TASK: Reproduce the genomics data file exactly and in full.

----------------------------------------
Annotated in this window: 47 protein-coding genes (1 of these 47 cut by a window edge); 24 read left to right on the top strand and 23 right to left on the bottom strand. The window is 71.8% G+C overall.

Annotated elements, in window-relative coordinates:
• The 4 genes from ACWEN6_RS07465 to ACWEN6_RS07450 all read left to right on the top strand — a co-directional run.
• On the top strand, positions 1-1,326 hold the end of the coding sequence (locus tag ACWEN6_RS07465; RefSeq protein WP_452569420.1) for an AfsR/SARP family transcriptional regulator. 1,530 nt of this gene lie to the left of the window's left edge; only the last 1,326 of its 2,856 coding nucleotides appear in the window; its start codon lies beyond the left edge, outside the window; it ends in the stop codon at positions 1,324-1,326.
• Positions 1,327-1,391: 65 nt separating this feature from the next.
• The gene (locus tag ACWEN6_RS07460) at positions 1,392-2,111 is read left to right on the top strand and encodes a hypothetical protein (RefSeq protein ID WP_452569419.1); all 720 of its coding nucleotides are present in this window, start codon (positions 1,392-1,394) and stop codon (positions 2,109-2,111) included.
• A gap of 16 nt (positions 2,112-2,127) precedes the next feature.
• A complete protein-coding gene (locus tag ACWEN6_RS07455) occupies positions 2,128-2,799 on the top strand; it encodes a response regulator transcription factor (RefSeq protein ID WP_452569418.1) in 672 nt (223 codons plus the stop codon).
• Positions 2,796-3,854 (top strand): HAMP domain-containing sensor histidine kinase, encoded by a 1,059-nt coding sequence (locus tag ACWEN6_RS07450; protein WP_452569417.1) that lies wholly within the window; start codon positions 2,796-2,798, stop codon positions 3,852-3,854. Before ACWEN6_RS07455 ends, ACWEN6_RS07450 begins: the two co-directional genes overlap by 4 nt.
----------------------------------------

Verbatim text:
Annotated in this window: 47 protein-coding genes (1 of these 47 cut by a window edge); 24 read left to right on the top strand and 23 right to left on the bottom strand. The window is 71.8% G+C overall.

Annotated elements, in window-relative coordinates:
• The 4 genes from ACWEN6_RS07465 to ACWEN6_RS07450 all read left to right on the top strand — a co-directional run.
• On the top strand, positions 1-1,326 hold the end of the coding sequence (locus tag ACWEN6_RS07465; RefSeq protein WP_452569420.1) for an AfsR/SARP family transcriptional regulator. 1,530 nt of this gene lie to the left of the window's left edge; only the last 1,326 of its 2,856 coding nucleotides appear in the window; its start codon lies beyond the left edge, outside the window; it ends in the stop codon at positions 1,324-1,326.
• Positions 1,327-1,391: 65 nt separating this feature from the next.
• The gene (locus tag ACWEN6_RS07460) at positions 1,392-2,111 is read left to right on the top strand and encodes a hypothetical protein (RefSeq protein ID WP_452569419.1); all 720 of its coding nucleotides are present in this window, start codon (positions 1,392-1,394) and stop codon (positions 2,109-2,111) included.
• A gap of 16 nt (positions 2,112-2,127) precedes the next feature.
• A complete protein-coding gene (locus tag ACWEN6_RS07455) occupies positions 2,128-2,799 on the top strand; it encodes a response regulator transcription factor (RefSeq protein ID WP_452569418.1) in 672 nt (223 codons plus the stop codon).
• Positions 2,796-3,854 (top strand): HAMP domain-containing sensor histidine kinase, encoded by a 1,059-nt coding sequence (locus tag ACWEN6_RS07450; protein WP_452569417.1) that lies wholly within the window; start codon positions 2,796-2,798, stop codon positions 3,852-3,854. Before ACWEN6_RS07455 ends, ACWEN6_RS07450 begins: the two co-directional genes overlap by 4 nt.